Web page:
Why Do I Need a Syslog Server?
An effective syslogging solution is not only a handy tool to have in a SysAdmin or Network Engineers arsenal, it is also in many countries a legal requirement. If you live in a country where the protection of private data is regulated, then there is a chance that your company could be in breach of regulatory standards and subject to financial penalties if you can not atleast give evidence of the time and date etc of any incident, so it is good practise to have a syslog server on your network. If in doubt, look up what standards you are expected to adhere to in your vicinity.
Microsoft or the Dark Side...
Which OS solution you choose for syslogging is often a contentious matter, I have found that a windows based system requires less of an investment in time to get going, whilst linux has the more powerful tools such as grep and awk for trawling the syslogs for data. With this in mind, I would choose the best of both worlds, and go with the syslogging software of your choice on a windows server, and SSH in to grep through the files using cygwin.
Choosing a Syslog Server Application
My personal preference is Kiwi, it is very simple to install, it really is a case of clicking next next next, and it will listen on port 514 udp which you will need to point all of your devices at. Kiwi will generate a new file everyday with that days date in the filename, but archiving is a paid for extra. These text files bloat fast in a production environment, so either purchase it or schedule some daily archiving powershell scripts which compress the files by calling on a freeware archiving executable such as 7zip for example. I won't give away exactly how to do this part as kiwi need to pay the bills to, but this should point you in the right direction if purchasing kiwi syslog server really isn't in the budget or this is for a home lab.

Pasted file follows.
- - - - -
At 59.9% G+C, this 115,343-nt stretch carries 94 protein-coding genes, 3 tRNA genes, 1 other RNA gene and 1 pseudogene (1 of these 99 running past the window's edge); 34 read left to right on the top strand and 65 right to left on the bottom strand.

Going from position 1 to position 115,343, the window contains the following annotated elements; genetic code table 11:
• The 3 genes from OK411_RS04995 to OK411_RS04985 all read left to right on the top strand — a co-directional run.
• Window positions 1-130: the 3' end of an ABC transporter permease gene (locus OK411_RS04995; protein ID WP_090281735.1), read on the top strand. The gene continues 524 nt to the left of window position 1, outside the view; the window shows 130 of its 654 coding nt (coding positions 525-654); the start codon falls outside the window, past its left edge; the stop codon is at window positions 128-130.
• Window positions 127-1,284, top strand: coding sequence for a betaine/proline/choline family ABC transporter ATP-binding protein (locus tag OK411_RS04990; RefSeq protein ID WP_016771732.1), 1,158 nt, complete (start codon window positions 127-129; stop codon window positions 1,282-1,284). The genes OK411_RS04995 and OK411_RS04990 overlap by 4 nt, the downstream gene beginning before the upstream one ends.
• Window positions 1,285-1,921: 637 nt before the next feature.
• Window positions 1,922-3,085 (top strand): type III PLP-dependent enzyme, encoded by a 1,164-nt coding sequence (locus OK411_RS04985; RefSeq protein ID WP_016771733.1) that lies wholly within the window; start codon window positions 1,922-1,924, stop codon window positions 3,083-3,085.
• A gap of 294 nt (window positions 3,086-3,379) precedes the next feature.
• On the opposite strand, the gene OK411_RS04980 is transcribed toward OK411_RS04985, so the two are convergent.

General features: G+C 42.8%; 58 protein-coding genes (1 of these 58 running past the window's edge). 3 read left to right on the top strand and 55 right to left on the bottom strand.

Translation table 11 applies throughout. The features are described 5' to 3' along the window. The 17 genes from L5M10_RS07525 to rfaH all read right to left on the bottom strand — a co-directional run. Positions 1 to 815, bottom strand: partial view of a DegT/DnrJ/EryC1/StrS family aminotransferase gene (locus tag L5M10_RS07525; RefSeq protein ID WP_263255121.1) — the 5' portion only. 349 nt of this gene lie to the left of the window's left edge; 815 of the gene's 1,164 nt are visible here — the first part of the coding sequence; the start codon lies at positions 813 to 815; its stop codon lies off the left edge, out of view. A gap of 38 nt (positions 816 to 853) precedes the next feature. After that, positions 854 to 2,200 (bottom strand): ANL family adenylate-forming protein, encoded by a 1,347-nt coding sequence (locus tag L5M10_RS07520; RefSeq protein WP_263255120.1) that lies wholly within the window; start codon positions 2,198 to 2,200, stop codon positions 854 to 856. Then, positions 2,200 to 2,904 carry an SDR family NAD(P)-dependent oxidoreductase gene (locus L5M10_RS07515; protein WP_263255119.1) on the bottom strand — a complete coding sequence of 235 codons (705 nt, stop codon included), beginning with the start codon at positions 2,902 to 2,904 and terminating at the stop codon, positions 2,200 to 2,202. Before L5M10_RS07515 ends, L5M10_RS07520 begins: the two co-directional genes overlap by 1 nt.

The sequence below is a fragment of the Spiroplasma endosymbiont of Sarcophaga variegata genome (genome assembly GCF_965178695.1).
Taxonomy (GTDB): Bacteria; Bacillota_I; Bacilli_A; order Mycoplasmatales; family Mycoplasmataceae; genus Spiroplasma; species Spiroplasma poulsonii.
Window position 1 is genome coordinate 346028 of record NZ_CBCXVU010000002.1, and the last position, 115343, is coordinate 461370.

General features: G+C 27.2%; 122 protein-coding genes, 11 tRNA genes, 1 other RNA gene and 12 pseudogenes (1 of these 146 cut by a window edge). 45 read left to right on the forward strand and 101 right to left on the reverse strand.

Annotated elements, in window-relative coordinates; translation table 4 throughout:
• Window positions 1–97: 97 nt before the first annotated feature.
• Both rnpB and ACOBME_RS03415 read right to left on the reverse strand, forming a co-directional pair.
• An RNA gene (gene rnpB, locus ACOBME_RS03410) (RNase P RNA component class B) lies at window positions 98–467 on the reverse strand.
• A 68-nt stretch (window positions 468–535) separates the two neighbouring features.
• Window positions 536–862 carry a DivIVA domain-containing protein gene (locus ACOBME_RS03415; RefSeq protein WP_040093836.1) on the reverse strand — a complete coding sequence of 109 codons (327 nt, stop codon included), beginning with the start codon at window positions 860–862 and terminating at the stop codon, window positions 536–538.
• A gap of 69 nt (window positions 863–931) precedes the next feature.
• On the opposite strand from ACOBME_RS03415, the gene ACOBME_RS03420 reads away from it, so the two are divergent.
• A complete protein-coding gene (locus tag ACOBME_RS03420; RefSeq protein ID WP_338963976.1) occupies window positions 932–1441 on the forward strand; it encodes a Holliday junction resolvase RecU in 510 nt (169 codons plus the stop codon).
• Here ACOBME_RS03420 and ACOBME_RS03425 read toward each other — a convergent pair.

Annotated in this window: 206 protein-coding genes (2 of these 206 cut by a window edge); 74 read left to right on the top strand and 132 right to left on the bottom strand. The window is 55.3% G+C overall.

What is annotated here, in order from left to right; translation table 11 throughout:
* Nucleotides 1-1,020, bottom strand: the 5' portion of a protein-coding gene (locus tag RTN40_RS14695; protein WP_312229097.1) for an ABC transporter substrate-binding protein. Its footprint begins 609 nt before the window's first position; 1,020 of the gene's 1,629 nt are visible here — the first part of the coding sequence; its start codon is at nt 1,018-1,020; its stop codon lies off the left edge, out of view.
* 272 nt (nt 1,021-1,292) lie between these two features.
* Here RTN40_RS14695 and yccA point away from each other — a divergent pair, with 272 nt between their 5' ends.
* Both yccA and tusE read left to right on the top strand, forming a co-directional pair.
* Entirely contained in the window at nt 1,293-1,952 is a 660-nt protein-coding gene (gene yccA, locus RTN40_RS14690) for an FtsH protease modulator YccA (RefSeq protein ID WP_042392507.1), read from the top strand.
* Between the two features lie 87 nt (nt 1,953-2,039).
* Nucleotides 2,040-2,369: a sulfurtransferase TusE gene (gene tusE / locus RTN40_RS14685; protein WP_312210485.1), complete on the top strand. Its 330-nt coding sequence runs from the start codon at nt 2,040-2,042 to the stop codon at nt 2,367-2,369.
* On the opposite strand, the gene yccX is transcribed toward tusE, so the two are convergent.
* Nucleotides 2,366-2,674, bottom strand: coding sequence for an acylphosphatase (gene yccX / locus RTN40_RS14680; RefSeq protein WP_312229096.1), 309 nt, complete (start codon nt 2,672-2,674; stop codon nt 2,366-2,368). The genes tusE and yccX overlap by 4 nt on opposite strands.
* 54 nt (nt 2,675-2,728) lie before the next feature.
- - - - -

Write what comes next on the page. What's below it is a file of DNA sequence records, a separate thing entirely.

Getting SSH Access and Linux Tools
Somebody has already written a great article on getting windows ready for access via the secure shell, which you can find here. You will need an ssh client to dial into the console of the server, i recommend Putty. once in, navigate to the directory of your syslogs and you can grep to your hearts content.
A Tip on grep Syntax For Searching Syslogs
A basic command would be like this ;
grep <word or phrase in quotes> <file location.txt>
You can expand on this by piping the output of the first command into a further filter;
grep <word or phrase in quotes> <file location.txt> | grep <second word or phrase to find in output of first search>
I hope this article has been of use, and check back again soon for more vendor specific device side setup of centralised logging and authentication.